Frustrated at the lack of clear planning and design guidelines, Valerie Schatzker felt that in South Rosedale, “the neighbours do the planning.” Something had to be done. With the construction of “Fort Schwartz” combined with insensitive demolitions and renovations in the neighbourhood, the South Rosedale Ratepayers’ Association, an organization that Schatzker once led, decided to initiate the South Rosedale Heritage Conservation District Study (SRHS) in 2002 to help qualify the heritage aspect of the neighbourhood and discourage the demolition of significant buildings while encouraging the construction of compatible buildings in the neighbourhood. Indeed, Gerry Schwartz offered to pay a substantial portion of this study in order to help smooth the process of developing his own home. The effectiveness of the study completed by E.R.A. Architects for the benefit of the South Rosedale Ratepayers’ Association Heritage Committee, Heritage Preservation Services and Urban Development Services in the City of Toronto helped clarify appropriate qualitative changes to the future of South Rosedale through the identification and evaluation of the historical and architectural character of the neighbourhood from its origins to the present day. The ultimate goal was to develop design guidelines that would clearly define appropriate change.
The study helped pave the way for 108 Crescent Road to receive its building permit but the project still necessitated a clear dialogue amongst the various neighbours about the appearance of the yet-unbuilt residence. One of the key documents produced was a simple letter by D’Elia explaining the design rationale of the building. For those city officials and neighbours who are unable to read drawings, words help explain the architect’s intention to work with the existing context. The letter defused the situation and was instrumental in clarifying the design intentions of the architect.
In the letter to the City and to the neighbours, D’Elia notes that while “the design of the new house for 108 Crescent Road is of a contemporary style and form… it takes its most significant cues from the houses around it, one of its chief goals being to reinterpret and respect the heritage character of its neighbourhood.” The letter also explains how the front canopy aligns with the entrance canopy of the existing home at 110 Crescent Road as well as the lower eave on the east volume of 106 Crescent Road. The second floor roof parapet aligns with the neighbour’s roofline and the clerestory of the central atrium respects the roof peaks of the neighbouring houses. This last point was meant to explain why a pitched roof is not always essential when building to match an existing context.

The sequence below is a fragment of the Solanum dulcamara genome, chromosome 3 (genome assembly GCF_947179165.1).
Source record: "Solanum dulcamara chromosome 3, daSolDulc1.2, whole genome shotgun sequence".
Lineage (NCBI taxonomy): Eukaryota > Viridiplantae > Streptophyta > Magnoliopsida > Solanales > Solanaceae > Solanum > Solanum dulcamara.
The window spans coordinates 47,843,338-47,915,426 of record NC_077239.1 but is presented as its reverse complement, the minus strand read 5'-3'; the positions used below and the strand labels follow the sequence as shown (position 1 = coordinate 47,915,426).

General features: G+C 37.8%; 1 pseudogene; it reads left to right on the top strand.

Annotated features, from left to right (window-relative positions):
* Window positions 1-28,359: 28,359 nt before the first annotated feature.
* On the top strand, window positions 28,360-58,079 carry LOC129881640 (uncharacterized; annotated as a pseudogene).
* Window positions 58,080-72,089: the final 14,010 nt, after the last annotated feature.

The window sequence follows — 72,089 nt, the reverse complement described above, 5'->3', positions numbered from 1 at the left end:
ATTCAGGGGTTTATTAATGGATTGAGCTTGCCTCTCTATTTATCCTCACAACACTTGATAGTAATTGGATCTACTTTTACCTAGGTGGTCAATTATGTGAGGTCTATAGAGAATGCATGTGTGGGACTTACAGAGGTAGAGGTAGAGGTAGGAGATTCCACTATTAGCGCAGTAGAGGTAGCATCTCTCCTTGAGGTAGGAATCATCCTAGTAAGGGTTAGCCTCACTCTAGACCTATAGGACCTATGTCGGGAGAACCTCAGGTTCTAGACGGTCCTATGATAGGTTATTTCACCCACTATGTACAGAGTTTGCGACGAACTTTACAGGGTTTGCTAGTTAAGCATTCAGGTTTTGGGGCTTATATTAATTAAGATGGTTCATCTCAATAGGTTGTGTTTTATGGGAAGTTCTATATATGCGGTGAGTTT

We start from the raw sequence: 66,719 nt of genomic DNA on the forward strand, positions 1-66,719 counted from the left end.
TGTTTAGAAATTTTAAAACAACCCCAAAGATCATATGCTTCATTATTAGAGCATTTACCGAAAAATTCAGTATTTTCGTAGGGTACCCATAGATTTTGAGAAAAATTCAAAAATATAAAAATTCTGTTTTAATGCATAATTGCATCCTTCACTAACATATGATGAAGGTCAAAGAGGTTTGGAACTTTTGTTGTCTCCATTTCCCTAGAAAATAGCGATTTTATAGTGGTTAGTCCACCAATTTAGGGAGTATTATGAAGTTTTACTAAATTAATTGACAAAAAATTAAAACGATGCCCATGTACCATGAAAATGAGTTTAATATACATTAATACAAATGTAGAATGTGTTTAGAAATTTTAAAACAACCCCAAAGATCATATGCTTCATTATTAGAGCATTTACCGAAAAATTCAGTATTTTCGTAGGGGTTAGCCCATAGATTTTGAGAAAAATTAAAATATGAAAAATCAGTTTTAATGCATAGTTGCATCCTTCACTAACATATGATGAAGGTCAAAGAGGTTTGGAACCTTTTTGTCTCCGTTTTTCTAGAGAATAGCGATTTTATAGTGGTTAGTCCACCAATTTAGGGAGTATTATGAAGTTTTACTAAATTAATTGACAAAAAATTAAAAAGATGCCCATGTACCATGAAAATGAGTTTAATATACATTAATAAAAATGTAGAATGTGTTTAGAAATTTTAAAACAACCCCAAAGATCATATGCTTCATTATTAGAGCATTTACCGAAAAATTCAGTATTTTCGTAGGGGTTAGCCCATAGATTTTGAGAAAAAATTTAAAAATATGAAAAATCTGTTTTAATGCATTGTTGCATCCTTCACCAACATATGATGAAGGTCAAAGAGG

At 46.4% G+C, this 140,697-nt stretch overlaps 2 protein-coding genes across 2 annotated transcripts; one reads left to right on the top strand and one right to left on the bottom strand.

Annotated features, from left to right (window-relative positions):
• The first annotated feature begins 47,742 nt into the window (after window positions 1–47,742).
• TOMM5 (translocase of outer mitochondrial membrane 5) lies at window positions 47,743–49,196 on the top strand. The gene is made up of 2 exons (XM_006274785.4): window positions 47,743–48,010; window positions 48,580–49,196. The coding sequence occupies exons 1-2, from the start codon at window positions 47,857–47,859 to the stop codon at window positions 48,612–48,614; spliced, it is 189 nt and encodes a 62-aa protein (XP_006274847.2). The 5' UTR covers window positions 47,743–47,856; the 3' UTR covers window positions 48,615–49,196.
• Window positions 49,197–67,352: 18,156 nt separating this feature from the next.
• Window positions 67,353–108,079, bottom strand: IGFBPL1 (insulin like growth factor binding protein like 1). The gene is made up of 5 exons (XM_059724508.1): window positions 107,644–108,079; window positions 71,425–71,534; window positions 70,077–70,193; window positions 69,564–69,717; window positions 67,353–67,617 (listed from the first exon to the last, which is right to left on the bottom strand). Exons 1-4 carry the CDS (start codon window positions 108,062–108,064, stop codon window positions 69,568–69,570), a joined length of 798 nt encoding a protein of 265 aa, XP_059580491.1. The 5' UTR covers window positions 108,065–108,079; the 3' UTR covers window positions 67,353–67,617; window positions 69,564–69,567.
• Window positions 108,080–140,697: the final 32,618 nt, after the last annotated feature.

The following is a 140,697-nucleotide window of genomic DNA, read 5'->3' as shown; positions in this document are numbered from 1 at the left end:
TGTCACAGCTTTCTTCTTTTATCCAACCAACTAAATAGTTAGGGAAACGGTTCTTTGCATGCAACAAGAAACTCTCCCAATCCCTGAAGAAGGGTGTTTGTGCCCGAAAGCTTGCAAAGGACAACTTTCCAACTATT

Construction began in the late spring of 2003. Superkl had to make convincing arguments for their choice of building materials by explicitly lobbying to the city that the project’s materials are frequently used throughout the neighbourhood, such as the red brick on the existing old coach house at the rear of the property, and the dark wood cladding that matches the Tudor detailing of the existing house located at 110 Crescent Road. It was only when the Schatzker residence was complete that the neighbours were convinced that new residential construction in an established traditional neighbourhood like Rosedale need not incorporate ornamental pastiche. Understanding what is compatible, contemporary or pastiche is not easily understood by the general public. It is only through a clear dialogue and a careful explanation of an existing context where a result such as the house at 108 Crescent Road can be achieved.
Client: Joseph and Valerie Schatzker
Architect Team: Andre D’Elia, Arash Afshar, Jamey Richards, John Wall, Margaret Graham
Design Consultant: Marianne McKenna
Structural: Robert Brown and Associates
Mechanical/Electrical: G & M Technical Services
Landscape Architect: du Toit Allsopp Hillier
Contractor: Farzin Group
Area: 2,700 ft2
Photography: Tom Arban Photography
A contextual response to the existing fabric of the neighbourhood is evident in the massing, material choice and the horizontal lines of roof, canopy and eave.
Seen at night, the house illuminates Crescent Road with its warm glow.
Rear of the house as seen from the coach house/garage.
Two-storey atrium permits ample clerestory lighting from above to illuminate the ground floor living room.